Maeve is truly the host to watch in the finale. Felix and Sylvester have upgraded her to the point where she is effectively a goddess when free in the park. Her ability to understand and control other hosts has evolved to the point where she can even see the reality of Bernard’s identity, and she sets him free to seek answers from Ford. The fact that Bernard (possibly permanently dead after his confrontation with Ford) does nothing to try hindering Maeve after all of this means she has free range to recruit an army and march on her creators/captors—surely the great action of the finale.

clementine_gun

Clementine holds a gun on Ford, per Bernard’s orders.

All of that said, where do we go next? What other revelations are you looking forward to tonight? What other characters are you watching? I suppose we’ll finally get a revelation of the Man in Black’s identity as well. We shall see. Please let me know your thoughts in the comments below and keep coming back to my posts on Comparative Geeks in Westworld’s off-season for more content, speculation, retrospectives, and even memes and artwork collections. We’ll make it to the next season in 2018. Keep the faith until then.

Westworld Interim Thoughts – Discussion Points

While I compile my next Reminder Recap, I wanted to throw a couple of extra thoughts at all of you, dear readers, to tide us all over until the weekend. (Here’s to hoping there aren’t any definitive answers to any of these in the upcoming episode before which I’m writing this!)

  1. Do you think anyone we’ve been told is human is a host? We’ve seen the evolution of various hosts’ memories and personalities over the past few episodes, including certain hosts remembering each other across not only different days in the park, but in previous versions of the park itself. What if, say, Elsie’s attraction toward the prostitute host Clementine is a holdover from a past life where they were designed to love each other? This would explain things a bit, being as Elsie, insofar as we have seen, seems to be a hardliner about the hosts being simple, inhuman machines. Why would she open herself up like that otherwise?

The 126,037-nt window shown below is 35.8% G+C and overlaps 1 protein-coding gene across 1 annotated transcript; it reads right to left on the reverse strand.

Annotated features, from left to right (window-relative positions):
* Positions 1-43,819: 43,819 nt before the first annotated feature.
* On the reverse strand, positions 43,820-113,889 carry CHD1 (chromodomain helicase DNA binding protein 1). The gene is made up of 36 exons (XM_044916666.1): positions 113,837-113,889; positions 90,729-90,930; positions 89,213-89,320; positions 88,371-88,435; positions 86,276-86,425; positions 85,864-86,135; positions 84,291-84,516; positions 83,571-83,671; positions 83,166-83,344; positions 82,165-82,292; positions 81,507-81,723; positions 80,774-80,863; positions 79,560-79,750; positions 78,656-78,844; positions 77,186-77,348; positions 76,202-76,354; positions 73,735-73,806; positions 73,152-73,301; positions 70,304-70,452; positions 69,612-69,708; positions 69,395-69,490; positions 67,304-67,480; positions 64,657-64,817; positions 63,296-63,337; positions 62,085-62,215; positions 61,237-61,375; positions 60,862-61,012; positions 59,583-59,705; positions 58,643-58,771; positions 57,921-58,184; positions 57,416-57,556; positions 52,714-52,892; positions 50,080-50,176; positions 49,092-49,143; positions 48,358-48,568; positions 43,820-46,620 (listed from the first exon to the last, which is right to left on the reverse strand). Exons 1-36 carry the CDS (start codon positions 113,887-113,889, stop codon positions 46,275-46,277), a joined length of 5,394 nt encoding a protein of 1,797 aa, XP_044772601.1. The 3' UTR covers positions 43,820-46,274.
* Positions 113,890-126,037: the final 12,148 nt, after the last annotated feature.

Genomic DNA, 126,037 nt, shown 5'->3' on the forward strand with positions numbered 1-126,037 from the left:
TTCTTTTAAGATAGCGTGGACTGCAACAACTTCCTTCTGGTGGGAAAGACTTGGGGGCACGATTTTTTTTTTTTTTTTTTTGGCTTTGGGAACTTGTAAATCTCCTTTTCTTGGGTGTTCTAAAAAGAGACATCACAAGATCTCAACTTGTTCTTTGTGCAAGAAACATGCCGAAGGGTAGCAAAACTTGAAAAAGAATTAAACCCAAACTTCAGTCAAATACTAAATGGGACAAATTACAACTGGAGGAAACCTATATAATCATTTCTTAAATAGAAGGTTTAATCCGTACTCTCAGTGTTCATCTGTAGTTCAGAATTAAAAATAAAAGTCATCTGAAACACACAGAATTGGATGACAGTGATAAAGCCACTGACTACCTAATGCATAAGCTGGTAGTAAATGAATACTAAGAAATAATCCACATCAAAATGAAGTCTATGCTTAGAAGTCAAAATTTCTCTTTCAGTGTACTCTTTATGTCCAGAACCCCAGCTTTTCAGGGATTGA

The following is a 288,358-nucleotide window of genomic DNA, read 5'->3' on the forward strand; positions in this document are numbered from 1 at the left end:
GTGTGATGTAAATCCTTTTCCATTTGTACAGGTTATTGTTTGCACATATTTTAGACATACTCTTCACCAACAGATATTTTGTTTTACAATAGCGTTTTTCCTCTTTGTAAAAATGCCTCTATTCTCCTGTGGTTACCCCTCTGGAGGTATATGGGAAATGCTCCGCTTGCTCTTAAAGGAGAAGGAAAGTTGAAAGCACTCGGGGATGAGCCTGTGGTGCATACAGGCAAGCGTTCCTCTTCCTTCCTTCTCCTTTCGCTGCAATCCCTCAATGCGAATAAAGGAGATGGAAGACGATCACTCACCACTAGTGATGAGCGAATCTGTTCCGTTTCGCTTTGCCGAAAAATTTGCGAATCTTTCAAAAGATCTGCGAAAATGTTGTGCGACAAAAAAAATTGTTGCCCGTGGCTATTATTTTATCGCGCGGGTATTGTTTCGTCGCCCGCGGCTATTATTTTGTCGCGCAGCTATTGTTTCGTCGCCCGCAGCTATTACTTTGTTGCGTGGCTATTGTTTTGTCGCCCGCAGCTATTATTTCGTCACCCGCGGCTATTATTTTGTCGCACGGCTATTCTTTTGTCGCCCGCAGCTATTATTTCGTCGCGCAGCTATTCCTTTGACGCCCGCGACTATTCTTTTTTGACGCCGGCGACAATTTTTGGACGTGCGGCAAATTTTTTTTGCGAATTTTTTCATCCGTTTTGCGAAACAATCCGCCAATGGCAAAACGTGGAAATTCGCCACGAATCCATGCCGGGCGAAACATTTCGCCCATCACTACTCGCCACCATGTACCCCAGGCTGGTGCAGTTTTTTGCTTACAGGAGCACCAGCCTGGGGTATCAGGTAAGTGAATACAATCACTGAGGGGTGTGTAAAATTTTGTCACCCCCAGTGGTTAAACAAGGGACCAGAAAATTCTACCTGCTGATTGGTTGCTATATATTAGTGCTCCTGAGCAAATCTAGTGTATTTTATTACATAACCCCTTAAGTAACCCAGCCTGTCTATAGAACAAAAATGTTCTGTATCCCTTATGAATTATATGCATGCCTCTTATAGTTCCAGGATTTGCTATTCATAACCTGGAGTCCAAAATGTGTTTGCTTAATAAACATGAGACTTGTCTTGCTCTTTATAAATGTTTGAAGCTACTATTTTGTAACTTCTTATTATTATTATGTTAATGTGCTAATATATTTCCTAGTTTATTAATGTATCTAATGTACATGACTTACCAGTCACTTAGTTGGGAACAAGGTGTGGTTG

1. Do any of you feel that the hosts (at least some of them) may already be more than machines already? Do you think that some of them may be partially human, or contain the remains/memories of passed humans known to the programmers? What are hosts “hosts” of, if that term doesn’t fit their role in the park perfectly? (Thanks to Candice for this one).
MTQxMTQ0Mzk2MjQxMzE1NTI0

Dolores in maintenance mode.

  1. Do you believe that Dr. Ford’s business partner, Arnold, is still alive somewhere out in the park? It was a given that he explored and knew the park better than anyone, and that he was more comfortable interacting with hosts than with real people. Do you believe he could be Ed Harris’s Man in Black, or that the Man in Black could be an aspect of him?
600px-Westworld_lemat_04

Ed Harris as the Man in Black

  1. What is the maze? Why does it exist, since it seems to violate the MMORPG-style rules of the park by existing?
image-hbo

The maze and an incomplete host.

Please keep the discussion lively in the comments below! Thank you all for reading, and don’t forget to come back this weekend for my next Westworld post.